What does overlap mean in the case of two functions. Or atleast, what does overlap mean in the case of 2 lines or 2 curves.

Thanks in advance.

The complete sentence to clarify the context:

Convolution is a mathematical operation that takes two functions and measures their overlap. To be more specific, it measures the amount of overlap as you slide one function over another. For example, if two functions have zero overlap, the value of their convolution will be equal to zero. If they overlap completely, their convolution will be equal to one. As we slide between these two extreme cases, the convolution will take on values between zero and one.

  • 4
    $\begingroup$ It can mean different things depending on the precise context. Could you please post (i) the complete sentence that contains the word; and (ii) the source of that sentence? $\endgroup$ Feb 23, 2012 at 17:46
  • $\begingroup$ I edited the questions. Thanks for the response. $\endgroup$
    – user907629
    Feb 23, 2012 at 18:40
  • $\begingroup$ Did you try this? $\endgroup$
    – draks ...
    Feb 23, 2012 at 19:17
  • $\begingroup$ That link is not much help because I am trying to understand what does overlap mean in this context. $\endgroup$
    – user907629
    Feb 23, 2012 at 19:20

1 Answer 1


The animated picture in the link draks gave you gives you the basic idea. If you pause the animation at any given point, the "overlap" refers to the area in yellow.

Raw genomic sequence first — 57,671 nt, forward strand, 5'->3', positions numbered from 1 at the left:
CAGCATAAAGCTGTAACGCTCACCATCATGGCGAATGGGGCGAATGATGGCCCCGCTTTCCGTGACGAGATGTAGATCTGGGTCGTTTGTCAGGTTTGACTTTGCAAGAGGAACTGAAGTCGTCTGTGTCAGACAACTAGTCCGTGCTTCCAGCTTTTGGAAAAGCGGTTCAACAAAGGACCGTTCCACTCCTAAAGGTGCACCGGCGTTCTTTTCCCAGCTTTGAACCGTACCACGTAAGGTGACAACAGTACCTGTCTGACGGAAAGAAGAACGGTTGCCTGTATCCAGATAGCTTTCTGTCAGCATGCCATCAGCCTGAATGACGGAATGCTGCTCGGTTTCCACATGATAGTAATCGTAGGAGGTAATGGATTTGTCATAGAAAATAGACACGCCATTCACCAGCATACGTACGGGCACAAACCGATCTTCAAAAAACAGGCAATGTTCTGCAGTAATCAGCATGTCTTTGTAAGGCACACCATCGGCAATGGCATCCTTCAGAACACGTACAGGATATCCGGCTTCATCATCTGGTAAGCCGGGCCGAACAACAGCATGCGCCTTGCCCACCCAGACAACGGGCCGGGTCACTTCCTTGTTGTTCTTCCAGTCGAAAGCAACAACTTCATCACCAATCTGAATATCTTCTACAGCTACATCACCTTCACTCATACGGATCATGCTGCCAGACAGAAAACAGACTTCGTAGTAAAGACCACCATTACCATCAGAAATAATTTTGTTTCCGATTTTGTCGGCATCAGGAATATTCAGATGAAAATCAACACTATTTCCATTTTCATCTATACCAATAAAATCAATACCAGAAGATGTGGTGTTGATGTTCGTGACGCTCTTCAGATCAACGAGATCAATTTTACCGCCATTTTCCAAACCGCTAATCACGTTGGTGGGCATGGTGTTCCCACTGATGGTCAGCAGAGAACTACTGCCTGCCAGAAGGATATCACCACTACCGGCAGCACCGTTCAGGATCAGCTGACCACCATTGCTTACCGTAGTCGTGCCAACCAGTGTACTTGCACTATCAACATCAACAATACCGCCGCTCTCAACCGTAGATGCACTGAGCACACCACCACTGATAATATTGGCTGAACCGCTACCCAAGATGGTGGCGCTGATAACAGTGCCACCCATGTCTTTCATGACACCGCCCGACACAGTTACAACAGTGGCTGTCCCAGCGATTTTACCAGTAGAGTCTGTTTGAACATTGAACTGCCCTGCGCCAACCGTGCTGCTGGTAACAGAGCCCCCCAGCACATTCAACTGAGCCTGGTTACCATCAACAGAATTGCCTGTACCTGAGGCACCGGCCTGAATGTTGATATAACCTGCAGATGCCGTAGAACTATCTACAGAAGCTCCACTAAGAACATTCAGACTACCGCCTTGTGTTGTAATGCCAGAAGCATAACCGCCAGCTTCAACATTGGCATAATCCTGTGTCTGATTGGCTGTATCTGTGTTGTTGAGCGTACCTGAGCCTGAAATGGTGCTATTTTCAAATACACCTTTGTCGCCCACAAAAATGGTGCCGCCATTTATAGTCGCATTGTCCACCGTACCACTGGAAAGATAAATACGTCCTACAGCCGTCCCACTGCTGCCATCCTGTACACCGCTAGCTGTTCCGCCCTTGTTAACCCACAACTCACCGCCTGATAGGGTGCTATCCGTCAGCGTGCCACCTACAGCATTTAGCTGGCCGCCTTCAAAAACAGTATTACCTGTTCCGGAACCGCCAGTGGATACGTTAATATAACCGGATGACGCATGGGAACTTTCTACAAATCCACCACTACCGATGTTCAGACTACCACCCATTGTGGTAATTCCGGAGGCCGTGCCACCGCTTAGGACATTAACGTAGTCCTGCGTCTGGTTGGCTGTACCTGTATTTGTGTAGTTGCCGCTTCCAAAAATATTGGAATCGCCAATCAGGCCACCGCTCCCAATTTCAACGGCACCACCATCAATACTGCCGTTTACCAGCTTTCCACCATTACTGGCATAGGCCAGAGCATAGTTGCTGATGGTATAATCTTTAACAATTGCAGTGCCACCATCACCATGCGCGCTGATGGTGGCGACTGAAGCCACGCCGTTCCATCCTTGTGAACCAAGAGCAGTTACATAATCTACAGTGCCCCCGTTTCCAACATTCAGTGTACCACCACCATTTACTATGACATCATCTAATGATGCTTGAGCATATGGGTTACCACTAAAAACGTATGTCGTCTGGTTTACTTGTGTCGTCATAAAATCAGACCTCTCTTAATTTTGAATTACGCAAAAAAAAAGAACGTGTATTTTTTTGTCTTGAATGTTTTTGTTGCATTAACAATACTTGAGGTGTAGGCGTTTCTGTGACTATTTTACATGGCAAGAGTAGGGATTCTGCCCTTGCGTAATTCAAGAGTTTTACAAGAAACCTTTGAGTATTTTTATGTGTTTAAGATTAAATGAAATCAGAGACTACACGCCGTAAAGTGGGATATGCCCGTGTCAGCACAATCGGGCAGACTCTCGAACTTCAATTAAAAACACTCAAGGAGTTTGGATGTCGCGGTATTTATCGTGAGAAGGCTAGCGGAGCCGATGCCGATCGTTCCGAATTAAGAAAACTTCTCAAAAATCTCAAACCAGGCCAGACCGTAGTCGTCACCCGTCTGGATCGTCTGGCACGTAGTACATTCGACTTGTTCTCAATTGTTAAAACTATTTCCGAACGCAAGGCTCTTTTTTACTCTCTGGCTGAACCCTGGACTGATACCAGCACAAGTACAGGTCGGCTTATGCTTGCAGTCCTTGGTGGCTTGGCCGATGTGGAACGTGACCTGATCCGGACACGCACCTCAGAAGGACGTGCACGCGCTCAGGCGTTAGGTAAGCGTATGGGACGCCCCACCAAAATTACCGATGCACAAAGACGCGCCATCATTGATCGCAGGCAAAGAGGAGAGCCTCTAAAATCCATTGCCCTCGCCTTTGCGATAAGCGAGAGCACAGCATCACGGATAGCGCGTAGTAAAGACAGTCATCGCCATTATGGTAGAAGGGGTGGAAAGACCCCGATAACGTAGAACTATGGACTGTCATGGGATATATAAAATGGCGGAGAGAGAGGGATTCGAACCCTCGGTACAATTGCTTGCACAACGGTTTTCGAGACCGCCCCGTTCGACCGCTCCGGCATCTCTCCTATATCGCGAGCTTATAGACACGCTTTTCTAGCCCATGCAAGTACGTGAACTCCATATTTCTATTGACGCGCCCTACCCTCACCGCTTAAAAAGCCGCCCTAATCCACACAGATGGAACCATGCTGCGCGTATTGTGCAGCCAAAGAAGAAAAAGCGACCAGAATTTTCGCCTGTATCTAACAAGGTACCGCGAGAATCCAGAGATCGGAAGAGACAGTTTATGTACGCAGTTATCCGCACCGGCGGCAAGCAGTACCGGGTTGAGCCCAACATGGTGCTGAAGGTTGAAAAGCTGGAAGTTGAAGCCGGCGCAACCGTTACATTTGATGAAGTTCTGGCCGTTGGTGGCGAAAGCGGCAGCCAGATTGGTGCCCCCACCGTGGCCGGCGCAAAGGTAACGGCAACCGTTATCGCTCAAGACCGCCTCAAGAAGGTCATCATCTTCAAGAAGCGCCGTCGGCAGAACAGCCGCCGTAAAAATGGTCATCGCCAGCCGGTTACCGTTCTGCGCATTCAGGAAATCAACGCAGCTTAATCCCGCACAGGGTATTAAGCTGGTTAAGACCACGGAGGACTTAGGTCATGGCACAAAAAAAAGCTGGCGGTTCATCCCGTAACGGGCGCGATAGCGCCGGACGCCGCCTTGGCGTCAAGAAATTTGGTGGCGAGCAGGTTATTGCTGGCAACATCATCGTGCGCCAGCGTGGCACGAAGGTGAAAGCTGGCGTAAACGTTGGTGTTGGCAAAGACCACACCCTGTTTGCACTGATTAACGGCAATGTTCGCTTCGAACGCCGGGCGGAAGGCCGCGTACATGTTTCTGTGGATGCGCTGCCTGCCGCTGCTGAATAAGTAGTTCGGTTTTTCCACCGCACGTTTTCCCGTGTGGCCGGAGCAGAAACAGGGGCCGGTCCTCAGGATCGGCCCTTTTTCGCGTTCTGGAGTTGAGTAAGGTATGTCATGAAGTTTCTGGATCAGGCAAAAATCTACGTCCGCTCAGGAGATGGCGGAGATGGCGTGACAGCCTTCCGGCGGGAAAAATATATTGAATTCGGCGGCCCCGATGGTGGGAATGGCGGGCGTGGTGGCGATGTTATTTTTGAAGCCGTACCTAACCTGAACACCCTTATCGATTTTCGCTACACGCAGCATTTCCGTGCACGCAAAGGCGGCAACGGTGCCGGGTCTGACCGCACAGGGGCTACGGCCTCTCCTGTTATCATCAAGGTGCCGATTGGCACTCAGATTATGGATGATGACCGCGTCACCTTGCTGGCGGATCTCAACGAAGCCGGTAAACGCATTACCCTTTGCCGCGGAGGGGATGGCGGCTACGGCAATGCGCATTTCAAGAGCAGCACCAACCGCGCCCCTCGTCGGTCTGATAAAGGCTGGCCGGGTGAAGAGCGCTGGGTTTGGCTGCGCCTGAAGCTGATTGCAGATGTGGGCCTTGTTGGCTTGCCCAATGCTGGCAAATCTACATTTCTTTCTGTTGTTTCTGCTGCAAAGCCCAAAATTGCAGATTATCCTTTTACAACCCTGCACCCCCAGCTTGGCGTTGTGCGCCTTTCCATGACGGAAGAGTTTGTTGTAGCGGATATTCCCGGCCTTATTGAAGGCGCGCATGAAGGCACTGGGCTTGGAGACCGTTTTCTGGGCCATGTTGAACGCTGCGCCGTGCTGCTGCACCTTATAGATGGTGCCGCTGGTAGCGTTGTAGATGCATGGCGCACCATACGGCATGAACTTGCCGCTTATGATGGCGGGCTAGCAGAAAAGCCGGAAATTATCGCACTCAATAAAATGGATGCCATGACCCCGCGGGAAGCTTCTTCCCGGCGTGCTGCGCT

If you imagine a function as corresponding to its graph on the plane, you can take two functions, $f$ and $g$, graph them on separate transparent sheets of plastic, and then place the two sheets one on top of the other; "overlap" would refer to the section of the plane that lies simultaneously between the $X$-axis and the graph of $f$, and between the $X$-axis and the graph of $g$.

The problem with this simple minded comparison is that you can have two identical functions, but one of them "shifted horizontally" so that there is no overlap between the two graphs. The convolution accounts for this by "sliding" one of the two graphs horizontally and measuring the overlap then, and "adding it up".

  • $\begingroup$ Thanks for the help. I am unable to vote up your comment because, i dont have enough reputation. $\endgroup$
    – user907629
    Feb 24, 2012 at 4:52

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